Again, notice that they were not baptized into Moses when they "believed" and left Egypt. It was not when they "repented" and turned away from their old life. It was not when they confessed their dedication to Moses and went to the banks of the Red Sea. Rather, they were not baptized unto Moses until..
And were all baptized unto Moses in the cloud and in the sea; 1 Cor 10:2
Now, let's look at Acts 2:38:
Then Peter said unto them, Repent, and be baptized every one of you in the name of Jesus Christ for the remission of sins, and ye shall receive the gift of the Holy Ghost. Acts 2:38
Just as one turns and then goes through the door and into the house, Peter says that one must first turn or repent and then be baptized into the remission of sins. Baptism is the time and place where one takes the name of Jesus Christ - not "Father, Son and Spirit."
Isn't the word "and" a coordinate conjunction? Doesn't repent and be baptized stand on the same level? If I say, get out of bed and get dressed (put on Christ) and you may go shop with me, is getting out of bed the main thing and getting dressed just optional, at-your-leasure request?
We have to remember that the New Testament was translated into English by men who probably were singled out for the clergy early on, studied Greek in elementary and high school, went on to some university, read the documents in the original, and practiced their trade in universities for many, many years. One reference I once saw was that one needed at least 8 years before one was competent to understand the original
Then when they translated for us in English, it was never: "for the purpose of identifying you with the remission of sins." Baptismal regeneration, which almost no one believes, would say, "for earning your remission." However, it does say, "If you don't identify with the earning power of Christ's death" there is no remission of sins. That does not make baptism any less mandatory. In fact, Peter said that baptism is the time and place where we request a clear conscience from Christ.
The Holy Spirit of Christ directing the message of Peter had at His command a perfectly good Greek word for because and he used it just before and just after Acts 2:38:
Therefore did my heart rejoice, and my tongue was glad; moreover also my flesh shall rest in hope: Ac 2:26
Because thou wilt not leave my soul in hell, neither wilt thou suffer thine Holy One to see corruption. Ac 2:27
The Greek for because is:
Hoti (h3754) hot'-ee; neut. of 3748 as conj.; demonst. that (sometimes redundant); caus. because: - as concerning that, as though, because (that), for (that), how (that), (in) that, though, why.
Therefore, if we give the Spirit of Christ any credit, He directed Peter to use another word which does not mean "because" in Acts 2:38. Rather, it is the word to describe one getting into some thing or condition. Remission of sins is the thing one gets into through baptism. No, Noah couldn't save himself. Yes, Noah could obey God and get into the Ark. No doubt, if Noah had not gotten into the Ark or the Israelites had not gone through the Red Sea they would have drowned as their old "sins" were being destroyed.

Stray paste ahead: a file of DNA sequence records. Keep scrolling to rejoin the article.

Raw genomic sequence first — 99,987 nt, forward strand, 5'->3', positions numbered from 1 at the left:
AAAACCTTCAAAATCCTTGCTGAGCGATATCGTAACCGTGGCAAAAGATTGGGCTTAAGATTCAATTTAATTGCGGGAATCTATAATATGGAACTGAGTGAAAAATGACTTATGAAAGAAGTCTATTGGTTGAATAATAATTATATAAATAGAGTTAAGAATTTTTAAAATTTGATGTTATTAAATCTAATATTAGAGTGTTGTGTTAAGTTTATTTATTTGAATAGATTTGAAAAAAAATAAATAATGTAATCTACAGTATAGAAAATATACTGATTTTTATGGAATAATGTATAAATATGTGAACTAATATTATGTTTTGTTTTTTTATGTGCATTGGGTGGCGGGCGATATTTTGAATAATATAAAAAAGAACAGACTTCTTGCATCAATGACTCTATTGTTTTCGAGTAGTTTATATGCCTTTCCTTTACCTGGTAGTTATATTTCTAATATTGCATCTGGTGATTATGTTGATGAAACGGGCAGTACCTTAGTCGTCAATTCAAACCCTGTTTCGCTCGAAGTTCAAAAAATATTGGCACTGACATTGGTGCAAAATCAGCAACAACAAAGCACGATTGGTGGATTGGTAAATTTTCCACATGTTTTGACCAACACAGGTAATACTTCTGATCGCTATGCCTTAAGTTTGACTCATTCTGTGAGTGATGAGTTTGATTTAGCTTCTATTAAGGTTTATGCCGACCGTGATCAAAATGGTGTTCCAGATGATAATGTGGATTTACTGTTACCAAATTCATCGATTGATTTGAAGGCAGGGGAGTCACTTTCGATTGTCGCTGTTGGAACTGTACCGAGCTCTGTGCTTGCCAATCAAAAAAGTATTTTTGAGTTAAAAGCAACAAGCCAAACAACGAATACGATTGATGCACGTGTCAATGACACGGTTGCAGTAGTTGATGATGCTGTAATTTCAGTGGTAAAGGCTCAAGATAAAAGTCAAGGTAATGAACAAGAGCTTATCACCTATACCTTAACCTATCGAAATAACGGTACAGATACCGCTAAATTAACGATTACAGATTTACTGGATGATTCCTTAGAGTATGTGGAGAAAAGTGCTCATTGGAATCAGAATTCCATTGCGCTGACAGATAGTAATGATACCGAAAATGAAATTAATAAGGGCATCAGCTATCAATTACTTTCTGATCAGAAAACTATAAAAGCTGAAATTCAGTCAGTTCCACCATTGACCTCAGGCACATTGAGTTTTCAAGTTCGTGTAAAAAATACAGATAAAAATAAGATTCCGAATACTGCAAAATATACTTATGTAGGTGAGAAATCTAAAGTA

AND in those days, when the number of the disciples was multiplied, there arose a murmuring of the Grecians against the Hebrews, because their widows were neglected in the daily ministration. Ac.6:1
Look again at Acts 2:38
Then Peter said unto them, Repent, and be baptized every one of you in the name of Jesus Christ for the remission of sins, and ye shall receive the gift of the Holy Ghost. Acts 2:38
Now, compare this to what Jesus said:
For this is my blood of the new testament, which is shed for many for the remission of sins. Mt 26:28
Can we believe that Christ shed His blood because of the remission of sins already past?
Do we understand this as?:
For this is my blood of the new testament, which is shed for many in order to the remission of sins. Mt 26:28
Or This:
For this is my blood of the new testament, which is shed for many because of the remission of sins. Mt 26:28
Baptism can mean many things. However, when one person baptized another, the New Testament speaks of water baptism. After showing the futility of living under the Law of Moses which could not cleanse the conscience, Paul showed the remedy under Christ's system of faith:
WHAT shall we say then? Shall we continue in sin, that grace may abound? Ro 6:1
God forbid. How shall we, that are dead to sin, live any longer therein? Ro 6:2
Know ye not, that so many of us as were baptized into Jesus Christ were baptized into his death? Ro 6:3
Therefore we are buried with him by baptism into death: that like as Christ was raised up from the dead by the glory of the Father, even so we also should walk in newness of life. Ro 6:4
This is repeating the common theme: to refuse to be baptized -- to obey a simple command of the God of the universe -- is to continue in sin (to be drowned outside the ark or drowned in the Red Sea). This is exactly what Jesus said when He commanded baptism: